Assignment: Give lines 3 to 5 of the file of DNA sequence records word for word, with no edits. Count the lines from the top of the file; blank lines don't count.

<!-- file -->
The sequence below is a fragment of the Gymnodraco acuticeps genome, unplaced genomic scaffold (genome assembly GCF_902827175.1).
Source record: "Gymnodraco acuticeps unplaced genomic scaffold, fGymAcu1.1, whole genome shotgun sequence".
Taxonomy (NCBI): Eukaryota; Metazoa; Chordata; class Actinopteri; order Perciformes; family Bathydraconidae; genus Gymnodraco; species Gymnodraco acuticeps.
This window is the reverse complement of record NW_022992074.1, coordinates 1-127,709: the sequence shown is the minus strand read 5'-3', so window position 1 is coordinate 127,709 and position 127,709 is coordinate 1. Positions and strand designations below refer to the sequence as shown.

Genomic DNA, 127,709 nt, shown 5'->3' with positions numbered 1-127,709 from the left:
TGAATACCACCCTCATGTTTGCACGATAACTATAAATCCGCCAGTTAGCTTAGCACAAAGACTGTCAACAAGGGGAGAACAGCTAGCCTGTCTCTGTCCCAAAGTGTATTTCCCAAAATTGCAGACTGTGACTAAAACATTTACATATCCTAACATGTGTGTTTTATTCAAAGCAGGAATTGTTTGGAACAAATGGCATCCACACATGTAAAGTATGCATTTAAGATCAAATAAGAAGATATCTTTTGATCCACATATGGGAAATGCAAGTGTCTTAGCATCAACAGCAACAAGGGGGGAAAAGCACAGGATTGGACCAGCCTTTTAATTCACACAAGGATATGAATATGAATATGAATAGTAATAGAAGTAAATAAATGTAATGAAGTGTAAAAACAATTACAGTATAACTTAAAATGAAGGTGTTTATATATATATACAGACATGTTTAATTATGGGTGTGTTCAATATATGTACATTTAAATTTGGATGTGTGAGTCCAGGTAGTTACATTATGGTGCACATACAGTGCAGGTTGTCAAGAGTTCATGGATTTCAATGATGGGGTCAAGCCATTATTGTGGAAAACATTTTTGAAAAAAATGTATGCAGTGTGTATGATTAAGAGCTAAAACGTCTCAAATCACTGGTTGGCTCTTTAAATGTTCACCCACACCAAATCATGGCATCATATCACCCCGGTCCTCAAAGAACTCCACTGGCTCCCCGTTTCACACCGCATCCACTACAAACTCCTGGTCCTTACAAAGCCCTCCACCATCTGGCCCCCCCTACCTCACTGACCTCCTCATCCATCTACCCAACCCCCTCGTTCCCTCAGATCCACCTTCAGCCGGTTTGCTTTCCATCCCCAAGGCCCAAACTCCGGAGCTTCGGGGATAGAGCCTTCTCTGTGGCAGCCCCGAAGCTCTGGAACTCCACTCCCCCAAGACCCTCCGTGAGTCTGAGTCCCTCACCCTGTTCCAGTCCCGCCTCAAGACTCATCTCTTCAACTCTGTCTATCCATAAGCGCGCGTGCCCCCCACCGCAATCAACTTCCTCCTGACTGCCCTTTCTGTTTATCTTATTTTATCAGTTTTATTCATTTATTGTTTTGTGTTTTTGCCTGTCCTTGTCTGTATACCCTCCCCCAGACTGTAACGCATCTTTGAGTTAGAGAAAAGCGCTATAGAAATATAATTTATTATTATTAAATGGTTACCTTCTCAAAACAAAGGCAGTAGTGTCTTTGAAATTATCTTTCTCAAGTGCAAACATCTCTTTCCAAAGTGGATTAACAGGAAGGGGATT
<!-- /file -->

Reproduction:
Taxonomy (NCBI): Eukaryota; Metazoa; Chordata; class Actinopteri; order Perciformes; family Bathydraconidae; genus Gymnodraco; species Gymnodraco acuticeps.
This window is the reverse complement of record NW_022992074.1, coordinates 1-127,709: the sequence shown is the minus strand read 5'-3', so window position 1 is coordinate 127,709 and position 127,709 is coordinate 1. Positions and strand designations below refer to the sequence as shown.

Genomic DNA, 127,709 nt, shown 5'->3' with positions numbered 1-127,709 from the left: